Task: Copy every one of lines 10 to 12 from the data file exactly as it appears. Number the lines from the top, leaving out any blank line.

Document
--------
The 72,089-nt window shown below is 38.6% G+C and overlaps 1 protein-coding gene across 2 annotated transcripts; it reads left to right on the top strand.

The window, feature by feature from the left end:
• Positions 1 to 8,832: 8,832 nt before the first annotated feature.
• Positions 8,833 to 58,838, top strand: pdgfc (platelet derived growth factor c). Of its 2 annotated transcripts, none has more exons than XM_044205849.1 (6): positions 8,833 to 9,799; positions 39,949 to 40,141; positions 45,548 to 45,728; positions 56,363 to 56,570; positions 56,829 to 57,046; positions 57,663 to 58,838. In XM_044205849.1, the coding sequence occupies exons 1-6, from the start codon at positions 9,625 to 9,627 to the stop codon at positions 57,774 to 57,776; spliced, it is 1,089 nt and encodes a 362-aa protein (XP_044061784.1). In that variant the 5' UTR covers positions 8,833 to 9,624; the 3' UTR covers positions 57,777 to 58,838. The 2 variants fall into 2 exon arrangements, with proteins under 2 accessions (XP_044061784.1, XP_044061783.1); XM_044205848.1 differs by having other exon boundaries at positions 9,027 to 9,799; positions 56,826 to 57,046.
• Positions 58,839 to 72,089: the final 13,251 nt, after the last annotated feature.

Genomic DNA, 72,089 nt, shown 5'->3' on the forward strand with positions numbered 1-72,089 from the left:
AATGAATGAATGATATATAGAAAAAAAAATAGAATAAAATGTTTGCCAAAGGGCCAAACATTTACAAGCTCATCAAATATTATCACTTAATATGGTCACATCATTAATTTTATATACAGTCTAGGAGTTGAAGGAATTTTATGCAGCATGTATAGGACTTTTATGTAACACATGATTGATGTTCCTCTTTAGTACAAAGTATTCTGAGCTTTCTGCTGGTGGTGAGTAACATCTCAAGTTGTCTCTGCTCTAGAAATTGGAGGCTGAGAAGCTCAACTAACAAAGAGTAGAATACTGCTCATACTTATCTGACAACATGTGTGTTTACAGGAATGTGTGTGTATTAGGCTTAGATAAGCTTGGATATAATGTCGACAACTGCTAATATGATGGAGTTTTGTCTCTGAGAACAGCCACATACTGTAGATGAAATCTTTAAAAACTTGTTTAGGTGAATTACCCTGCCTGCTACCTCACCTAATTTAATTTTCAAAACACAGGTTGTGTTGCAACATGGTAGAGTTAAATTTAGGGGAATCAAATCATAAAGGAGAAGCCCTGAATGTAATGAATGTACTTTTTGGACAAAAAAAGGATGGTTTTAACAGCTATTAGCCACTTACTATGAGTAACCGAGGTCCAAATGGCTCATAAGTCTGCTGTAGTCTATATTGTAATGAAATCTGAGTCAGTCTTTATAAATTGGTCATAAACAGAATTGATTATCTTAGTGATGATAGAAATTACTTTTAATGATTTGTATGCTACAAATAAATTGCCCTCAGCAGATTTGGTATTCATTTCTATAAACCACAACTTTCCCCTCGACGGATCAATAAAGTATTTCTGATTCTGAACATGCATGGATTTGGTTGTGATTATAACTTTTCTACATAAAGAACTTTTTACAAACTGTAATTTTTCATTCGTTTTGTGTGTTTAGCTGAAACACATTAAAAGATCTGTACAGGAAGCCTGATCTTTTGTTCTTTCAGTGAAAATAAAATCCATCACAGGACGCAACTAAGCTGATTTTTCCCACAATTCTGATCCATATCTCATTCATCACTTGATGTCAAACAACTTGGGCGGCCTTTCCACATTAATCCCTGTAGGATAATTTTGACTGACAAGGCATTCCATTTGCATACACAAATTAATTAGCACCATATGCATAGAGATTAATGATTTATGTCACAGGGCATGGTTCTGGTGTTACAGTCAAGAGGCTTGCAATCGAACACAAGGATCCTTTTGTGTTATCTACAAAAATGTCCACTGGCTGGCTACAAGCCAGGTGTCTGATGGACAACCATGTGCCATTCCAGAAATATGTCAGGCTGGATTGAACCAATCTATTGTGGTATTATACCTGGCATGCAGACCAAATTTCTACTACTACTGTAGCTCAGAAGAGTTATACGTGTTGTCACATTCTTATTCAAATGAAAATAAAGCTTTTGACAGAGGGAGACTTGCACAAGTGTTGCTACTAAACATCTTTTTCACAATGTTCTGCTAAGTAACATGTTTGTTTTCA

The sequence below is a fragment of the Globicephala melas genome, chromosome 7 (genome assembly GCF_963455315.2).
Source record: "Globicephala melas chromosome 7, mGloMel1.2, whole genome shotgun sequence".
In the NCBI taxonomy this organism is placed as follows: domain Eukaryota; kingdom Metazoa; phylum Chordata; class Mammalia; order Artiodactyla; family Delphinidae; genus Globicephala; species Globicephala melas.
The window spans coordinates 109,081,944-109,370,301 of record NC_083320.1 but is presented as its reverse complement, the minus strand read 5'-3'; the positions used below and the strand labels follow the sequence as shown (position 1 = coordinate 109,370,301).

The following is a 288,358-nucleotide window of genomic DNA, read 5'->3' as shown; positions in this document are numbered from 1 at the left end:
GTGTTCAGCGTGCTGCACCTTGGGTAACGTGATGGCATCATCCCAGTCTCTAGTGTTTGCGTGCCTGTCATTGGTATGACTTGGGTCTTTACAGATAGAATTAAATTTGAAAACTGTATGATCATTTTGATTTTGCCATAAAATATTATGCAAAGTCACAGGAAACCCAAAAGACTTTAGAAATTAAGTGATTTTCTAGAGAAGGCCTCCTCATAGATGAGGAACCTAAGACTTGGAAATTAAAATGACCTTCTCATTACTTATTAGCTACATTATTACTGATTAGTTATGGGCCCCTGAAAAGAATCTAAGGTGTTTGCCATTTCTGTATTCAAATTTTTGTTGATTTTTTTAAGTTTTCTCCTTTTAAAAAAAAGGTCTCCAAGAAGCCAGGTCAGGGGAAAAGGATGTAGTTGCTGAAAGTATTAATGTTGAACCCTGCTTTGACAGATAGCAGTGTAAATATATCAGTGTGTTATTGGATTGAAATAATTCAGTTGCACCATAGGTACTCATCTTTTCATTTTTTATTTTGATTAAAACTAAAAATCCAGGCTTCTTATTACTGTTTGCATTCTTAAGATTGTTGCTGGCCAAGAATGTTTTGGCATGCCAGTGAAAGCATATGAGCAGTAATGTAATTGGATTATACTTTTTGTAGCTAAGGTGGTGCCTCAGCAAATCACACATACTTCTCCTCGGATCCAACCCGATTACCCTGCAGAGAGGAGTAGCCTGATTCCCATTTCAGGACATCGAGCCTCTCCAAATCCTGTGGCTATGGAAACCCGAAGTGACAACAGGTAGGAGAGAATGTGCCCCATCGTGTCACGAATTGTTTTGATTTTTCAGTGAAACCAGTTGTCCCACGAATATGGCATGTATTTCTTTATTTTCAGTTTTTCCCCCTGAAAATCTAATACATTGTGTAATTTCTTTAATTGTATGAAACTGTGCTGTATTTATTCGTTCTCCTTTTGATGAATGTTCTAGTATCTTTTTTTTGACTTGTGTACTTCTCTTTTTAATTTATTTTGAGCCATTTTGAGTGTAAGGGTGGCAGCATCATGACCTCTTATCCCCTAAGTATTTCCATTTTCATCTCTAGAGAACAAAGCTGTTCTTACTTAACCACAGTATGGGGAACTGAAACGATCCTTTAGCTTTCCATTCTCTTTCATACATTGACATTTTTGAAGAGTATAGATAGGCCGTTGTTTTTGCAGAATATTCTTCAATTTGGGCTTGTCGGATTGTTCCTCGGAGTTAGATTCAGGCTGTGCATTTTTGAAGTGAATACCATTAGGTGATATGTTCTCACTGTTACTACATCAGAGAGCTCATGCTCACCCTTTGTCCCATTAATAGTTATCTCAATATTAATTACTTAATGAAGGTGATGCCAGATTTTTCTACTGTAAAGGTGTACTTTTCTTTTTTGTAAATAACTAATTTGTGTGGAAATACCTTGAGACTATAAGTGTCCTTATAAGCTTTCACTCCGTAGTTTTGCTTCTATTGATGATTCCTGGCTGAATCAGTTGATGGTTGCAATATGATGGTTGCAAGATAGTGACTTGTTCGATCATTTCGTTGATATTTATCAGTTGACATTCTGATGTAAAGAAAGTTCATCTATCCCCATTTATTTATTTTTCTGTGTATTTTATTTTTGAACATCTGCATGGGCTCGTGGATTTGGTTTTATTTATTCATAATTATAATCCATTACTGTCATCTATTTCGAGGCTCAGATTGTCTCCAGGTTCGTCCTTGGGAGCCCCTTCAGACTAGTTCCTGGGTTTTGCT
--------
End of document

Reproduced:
In the NCBI taxonomy this organism is placed as follows: domain Eukaryota; kingdom Metazoa; phylum Chordata; class Mammalia; order Artiodactyla; family Delphinidae; genus Globicephala; species Globicephala melas.
The window spans coordinates 109,081,944-109,370,301 of record NC_083320.1 but is presented as its reverse complement, the minus strand read 5'-3'; the positions used below and the strand labels follow the sequence as shown (position 1 = coordinate 109,370,301).

The following is a 288,358-nucleotide window of genomic DNA, read 5'->3' as shown; positions in this document are numbered from 1 at the left end: